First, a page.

Rick: At this particular point, there isn’t any targeted therapeutic, but it’s not likely to be a single autoantibody. As you said, these were antibodies detected against almost 3,000 proteins outside the cell. Whether it ends up being predictive or therapeutic still remains to be seen.
Elizabeth: Let’s turn to the New England Journal of Medicine. Which of your two would you like to start with?
Rick: Let’s talk about the prostate cancer screening. Screening men in the general population by using the prostate-specific Antigen (PSA), leads to a high degree of overdiagnosis. Can you use MRI to help define individuals, who should be biopsied, to prevent overdiagnosis at the same time where you’re not missing clinically-significant disease?
This was a large study, over 12,750 men enrolled, of whom over 1,500 had elevated PSA, a PSA over 3. They randomized them into two groups, one is men who would just get biopsied and the other group they sent them for an MRI and they only got biopsied if there was MRI evidence of cancer. They used the MRI to target the biopsy.
Using the MRI did not change the ability to find clinically significant prostate cancer, but it did significantly decrease the overdiagnosis of it. Let me put some numbers to it. I’m going to quote directly from the article. “If you took 10,000 men ages 50 to 74 that had elevated PSA, using the MRI to target the biopsy would result in 409 fewer men undergoing a biopsy, 366 fewer biopsies with benign findings, and 88 fewer clinically insignificant cancers.” That means this would be a 48%, a 73%, and a 62% lower incidence of finding cancers that you wouldn’t do anything about.
Elizabeth: We’ve been talking a lot about the utility of MRI in this prostate cancer world. I think there is abundant evidence outside of this study that also points to the utility of MRI. Clearly in this biopsy regimen, where it’s registered against an ultrasound and then used to target where these cores are taken, the question I always come back to — there are two of them — or concerns are one is the cost of MRI and the other is the availability of MRI.
Rick: Yeah. The nice thing about this particular protocol is it’s done pretty quickly. The whole thing is done in about 15 minutes. What about the cost of MRI? You have to weigh that against the fact that you’d have a reduced biopsy rate and less overtreatment. That offers potential cost savings that are likely to offset the additional costs associated with MRI.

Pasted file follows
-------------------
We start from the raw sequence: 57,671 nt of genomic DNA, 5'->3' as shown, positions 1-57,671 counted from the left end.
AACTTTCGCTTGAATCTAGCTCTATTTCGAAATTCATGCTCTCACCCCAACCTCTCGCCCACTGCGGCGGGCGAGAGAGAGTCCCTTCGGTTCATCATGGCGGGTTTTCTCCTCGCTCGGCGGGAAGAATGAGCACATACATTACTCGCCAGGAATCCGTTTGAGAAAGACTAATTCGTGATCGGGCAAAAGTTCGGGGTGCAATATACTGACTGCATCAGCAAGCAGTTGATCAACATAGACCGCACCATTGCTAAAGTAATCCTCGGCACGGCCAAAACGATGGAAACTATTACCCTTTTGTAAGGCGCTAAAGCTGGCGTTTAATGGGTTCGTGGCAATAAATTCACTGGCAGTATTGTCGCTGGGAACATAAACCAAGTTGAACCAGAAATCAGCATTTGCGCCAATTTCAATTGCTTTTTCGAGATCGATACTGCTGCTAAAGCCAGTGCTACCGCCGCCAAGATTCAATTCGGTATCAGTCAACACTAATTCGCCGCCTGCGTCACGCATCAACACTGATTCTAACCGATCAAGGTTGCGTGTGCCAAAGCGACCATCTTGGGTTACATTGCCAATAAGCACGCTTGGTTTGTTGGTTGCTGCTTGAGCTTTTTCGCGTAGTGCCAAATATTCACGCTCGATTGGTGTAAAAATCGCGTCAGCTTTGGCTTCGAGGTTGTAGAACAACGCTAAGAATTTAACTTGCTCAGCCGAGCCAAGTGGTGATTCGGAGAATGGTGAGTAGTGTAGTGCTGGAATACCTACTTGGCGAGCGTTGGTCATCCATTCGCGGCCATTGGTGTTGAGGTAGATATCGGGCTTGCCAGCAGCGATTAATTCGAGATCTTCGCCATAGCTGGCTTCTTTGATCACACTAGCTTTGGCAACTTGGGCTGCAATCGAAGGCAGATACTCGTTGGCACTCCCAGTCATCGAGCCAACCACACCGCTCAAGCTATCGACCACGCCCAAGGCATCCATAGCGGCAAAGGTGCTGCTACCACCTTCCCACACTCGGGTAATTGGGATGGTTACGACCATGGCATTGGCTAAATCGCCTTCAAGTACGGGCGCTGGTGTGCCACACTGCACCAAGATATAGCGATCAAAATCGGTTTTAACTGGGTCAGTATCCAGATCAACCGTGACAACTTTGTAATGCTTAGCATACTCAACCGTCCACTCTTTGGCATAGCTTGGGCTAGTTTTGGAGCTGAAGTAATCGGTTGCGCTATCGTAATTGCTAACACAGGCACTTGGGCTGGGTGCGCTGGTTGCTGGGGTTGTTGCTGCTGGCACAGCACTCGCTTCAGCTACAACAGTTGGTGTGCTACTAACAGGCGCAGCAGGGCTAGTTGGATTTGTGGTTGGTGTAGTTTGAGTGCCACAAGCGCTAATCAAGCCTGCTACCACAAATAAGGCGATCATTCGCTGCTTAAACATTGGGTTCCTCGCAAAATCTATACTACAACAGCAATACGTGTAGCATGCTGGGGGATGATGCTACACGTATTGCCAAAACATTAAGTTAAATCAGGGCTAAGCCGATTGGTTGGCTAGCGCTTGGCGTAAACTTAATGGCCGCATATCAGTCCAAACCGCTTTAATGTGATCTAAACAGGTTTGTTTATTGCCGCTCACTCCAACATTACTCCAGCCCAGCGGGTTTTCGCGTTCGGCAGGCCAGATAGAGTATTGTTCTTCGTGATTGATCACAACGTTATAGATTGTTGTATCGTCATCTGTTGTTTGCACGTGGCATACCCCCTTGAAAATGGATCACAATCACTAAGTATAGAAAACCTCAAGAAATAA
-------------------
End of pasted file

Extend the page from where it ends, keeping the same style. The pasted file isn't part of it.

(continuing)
Elizabeth: I think that this issue I have heard raised before though about interpretation of these results and availability to men all around the country, and certainly around the world, is a real issue.
Rick: You’re right. You’re only as good as your reading, whether that’s an ultrasound or whether that’s an MRI, or, quite frankly, whether that’s even the pathologist as well.
Elizabeth: I suspect we’re going to see a lot more expansion of it and I hope it really turns out to be something that helps reduce unnecessary treatment.
Rick: Reducing unnecessary biopsy, unnecessary treatment, especially in the setting of prostate cancer, that’s really important.
Elizabeth: Let’s turn to JAMA now, something else that I think is really important too. We know that in parallel with the COVID-19 pandemic there has also been a huge increase in the number of overdose deaths nationally and a lot of those are due to heroin. This is a study that took a look at trends in the treatment of opioid use disorder and they used the Medicaid population to examine this issue.
They gathered data from 11 states and they had over a million Medicaid enrollees, 12 through 64 years of age, from 2014 through 2018, so pre-pandemic. They found that about 42% of Medicaid enrollees with opioid use disorder were 21 through 34 years of age, about half of them were female, and 76% plus were non-Hispanic Whites.
Over 50% of them were eligible through Medicaid expansion and another 50%, or maybe the same 50%, had additional substance use disorders besides their opioid use disorder. Those folks who were able to receive medication treatment for this increased from just under 48% in 2014 — that was the composite number, it varied a lot between these states — to 57% plus in 2018.
They used as a metric of, “Hey, are these people really getting good treatment?” Whether they got 180 days of continuous medications and found that that did not significantly change during this period. They also noted that non-Hispanic Black enrollees had lower opioid use disorder medication use than white enrollees, while pregnant women had higher use.